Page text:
Ways to Save: “You don’t have to eat it”

piggybank

Ways to Save is a series of posts about how I save money, time, my sanity, or a combination of all three.  Keep in mind, some things that save time and sanity might actually cost more money, and things that save money might take more time.  It’s up to you to decide what’s more important to you in those instances.  These posts are what works for me!

I am not a short-order cook and make one meal for dinner that the whole family eats.  The kids may not make something else….they are expected to eat what is served.  You can see from my menus that I’m not asking them to eat crazy things, and there is always something on their plates that they’ve eaten before without complaint.

We used to require all of our kids to take a minimum amount of bites at each meal.  With our son, this quickly turned into a nightly battle….a battle with no winners.  It didn’t even matter what was on the plate….it all depended on his mood that day.  Begging, pleading, bargaining, even yelling were the norm.  We stood our ground, thinking that one day he’d get over it.  No such luck.  Our dinner table became a battle ground more often than not, and many days we dreaded it.

About a year ago, facing yet another battle, I wearily said, “you don’t have to eat it.”  He sat quietly for minute, surprised at my statement, pushed his food around his plate, ate a bite or two, then proceeded to entertain us with stories from school.

Wait, what?!?!  It actually worked? My husband and I grinned across the table at each other and enjoyed the rest of dinner with the kids.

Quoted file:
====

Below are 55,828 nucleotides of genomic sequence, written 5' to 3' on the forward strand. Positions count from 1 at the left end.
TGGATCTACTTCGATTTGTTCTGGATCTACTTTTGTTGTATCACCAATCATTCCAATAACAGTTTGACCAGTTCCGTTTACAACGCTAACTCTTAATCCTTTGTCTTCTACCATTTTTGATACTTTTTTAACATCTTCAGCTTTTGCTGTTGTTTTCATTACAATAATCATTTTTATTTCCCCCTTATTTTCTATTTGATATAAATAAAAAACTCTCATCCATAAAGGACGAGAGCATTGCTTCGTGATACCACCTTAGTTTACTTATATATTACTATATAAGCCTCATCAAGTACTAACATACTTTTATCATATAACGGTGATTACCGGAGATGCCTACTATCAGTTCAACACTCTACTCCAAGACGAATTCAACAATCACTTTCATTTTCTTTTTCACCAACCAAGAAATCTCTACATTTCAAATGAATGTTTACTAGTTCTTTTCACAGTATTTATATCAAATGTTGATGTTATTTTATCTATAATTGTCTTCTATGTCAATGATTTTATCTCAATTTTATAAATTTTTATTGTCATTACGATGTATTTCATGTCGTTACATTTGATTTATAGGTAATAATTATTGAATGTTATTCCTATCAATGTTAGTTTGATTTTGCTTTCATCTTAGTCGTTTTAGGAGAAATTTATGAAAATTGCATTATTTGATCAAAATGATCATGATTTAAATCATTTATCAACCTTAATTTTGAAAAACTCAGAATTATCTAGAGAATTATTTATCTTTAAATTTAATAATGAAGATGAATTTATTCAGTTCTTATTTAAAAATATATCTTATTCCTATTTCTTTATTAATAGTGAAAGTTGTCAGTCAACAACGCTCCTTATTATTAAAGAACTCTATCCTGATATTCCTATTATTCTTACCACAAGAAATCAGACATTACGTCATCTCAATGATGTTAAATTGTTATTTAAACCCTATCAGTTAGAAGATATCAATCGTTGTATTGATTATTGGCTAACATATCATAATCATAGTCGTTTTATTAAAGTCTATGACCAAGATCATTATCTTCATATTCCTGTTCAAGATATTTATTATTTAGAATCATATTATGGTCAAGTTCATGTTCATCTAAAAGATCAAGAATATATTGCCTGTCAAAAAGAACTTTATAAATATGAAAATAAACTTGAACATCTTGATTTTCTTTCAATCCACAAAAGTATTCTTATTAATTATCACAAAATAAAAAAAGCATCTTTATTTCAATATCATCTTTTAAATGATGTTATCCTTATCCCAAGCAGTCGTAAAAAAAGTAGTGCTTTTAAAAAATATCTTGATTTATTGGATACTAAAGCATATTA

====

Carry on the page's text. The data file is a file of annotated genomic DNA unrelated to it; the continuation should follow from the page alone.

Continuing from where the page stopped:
We do have a few ground-rules that go along with this phrase:  he may not make himself an alternative meal, and he may not disparage the meal in front of him (most nights he would glare at his plate, and at me, saying “this is gross, looks disgusting, smells bad, etc).

Now I’m not saying we don’t fight anymore at the table, because yes, we do.  But it’s much less often, and since we’ve put the ball in his court it’s removed a lot of the emotion from the situation.

And yes, there have been a few times he has sat down at the table, looked at his plate and said, “I’m not eating that.”  Because I know he eats a good breakfast and lunch each day, along with a few snacks, I don’t mind if he skips dinner occasionally.  The natural consequences of skipping dinner have taught him that sometimes, it’s just not worth the battle and eating a few bites won’t kill him.

Clearly, this saves my sanity.  It may not work for your family, but it definitely works for mine.



Leave a Reply

Your email address will not be published.